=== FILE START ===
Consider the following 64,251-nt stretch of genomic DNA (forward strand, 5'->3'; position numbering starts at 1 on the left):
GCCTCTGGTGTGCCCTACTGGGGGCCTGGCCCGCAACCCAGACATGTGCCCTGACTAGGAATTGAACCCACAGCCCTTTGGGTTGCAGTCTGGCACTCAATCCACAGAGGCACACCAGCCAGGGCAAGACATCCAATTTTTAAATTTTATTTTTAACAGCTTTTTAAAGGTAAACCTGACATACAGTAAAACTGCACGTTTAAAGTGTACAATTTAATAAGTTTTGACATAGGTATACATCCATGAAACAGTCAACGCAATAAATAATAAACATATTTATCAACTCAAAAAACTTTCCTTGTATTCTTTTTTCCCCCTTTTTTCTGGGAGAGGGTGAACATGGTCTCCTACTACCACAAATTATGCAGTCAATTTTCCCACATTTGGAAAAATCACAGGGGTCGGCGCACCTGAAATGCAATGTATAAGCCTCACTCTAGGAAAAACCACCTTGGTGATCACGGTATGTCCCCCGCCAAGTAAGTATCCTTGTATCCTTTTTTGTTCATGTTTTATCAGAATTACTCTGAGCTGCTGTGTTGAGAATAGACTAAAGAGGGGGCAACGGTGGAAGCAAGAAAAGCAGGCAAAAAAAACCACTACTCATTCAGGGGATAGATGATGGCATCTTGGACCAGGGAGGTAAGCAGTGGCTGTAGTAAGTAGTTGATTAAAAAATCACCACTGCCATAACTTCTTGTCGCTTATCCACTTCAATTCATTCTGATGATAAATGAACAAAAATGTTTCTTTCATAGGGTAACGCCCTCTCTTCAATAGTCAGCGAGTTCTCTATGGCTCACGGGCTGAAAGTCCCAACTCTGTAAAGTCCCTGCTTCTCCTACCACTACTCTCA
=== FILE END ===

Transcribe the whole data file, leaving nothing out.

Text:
Consider the following 64,251-nt stretch of genomic DNA (forward strand, 5'->3'; position numbering starts at 1 on the left):
GCCTCTGGTGTGCCCTACTGGGGGCCTGGCCCGCAACCCAGACATGTGCCCTGACTAGGAATTGAACCCACAGCCCTTTGGGTTGCAGTCTGGCACTCAATCCACAGAGGCACACCAGCCAGGGCAAGACATCCAATTTTTAAATTTTATTTTTAACAGCTTTTTAAAGGTAAACCTGACATACAGTAAAACTGCACGTTTAAAGTGTACAATTTAATAAGTTTTGACATAGGTATACATCCATGAAACAGTCAACGCAATAAATAATAAACATATTTATCAACTCAAAAAACTTTCCTTGTATTCTTTTTTCCCCCTTTTTTCTGGGAGAGGGTGAACATGGTCTCCTACTACCACAAATTATGCAGTCAATTTTCCCACATTTGGAAAAATCACAGGGGTCGGCGCACCTGAAATGCAATGTATAAGCCTCACTCTAGGAAAAACCACCTTGGTGATCACGGTATGTCCCCCGCCAAGTAAGTATCCTTGTATCCTTTTTTGTTCATGTTTTATCAGAATTACTCTGAGCTGCTGTGTTGAGAATAGACTAAAGAGGGGGCAACGGTGGAAGCAAGAAAAGCAGGCAAAAAAAACCACTACTCATTCAGGGGATAGATGATGGCATCTTGGACCAGGGAGGTAAGCAGTGGCTGTAGTAAGTAGTTGATTAAAAAATCACCACTGCCATAACTTCTTGTCGCTTATCCACTTCAATTCATTCTGATGATAAATGAACAAAAATGTTTCTTTCATAGGGTAACGCCCTCTCTTCAATAGTCAGCGAGTTCTCTATGGCTCACGGGCTGAAAGTCCCAACTCTGTAAAGTCCCTGCTTCTCCTACCACTACTCTCA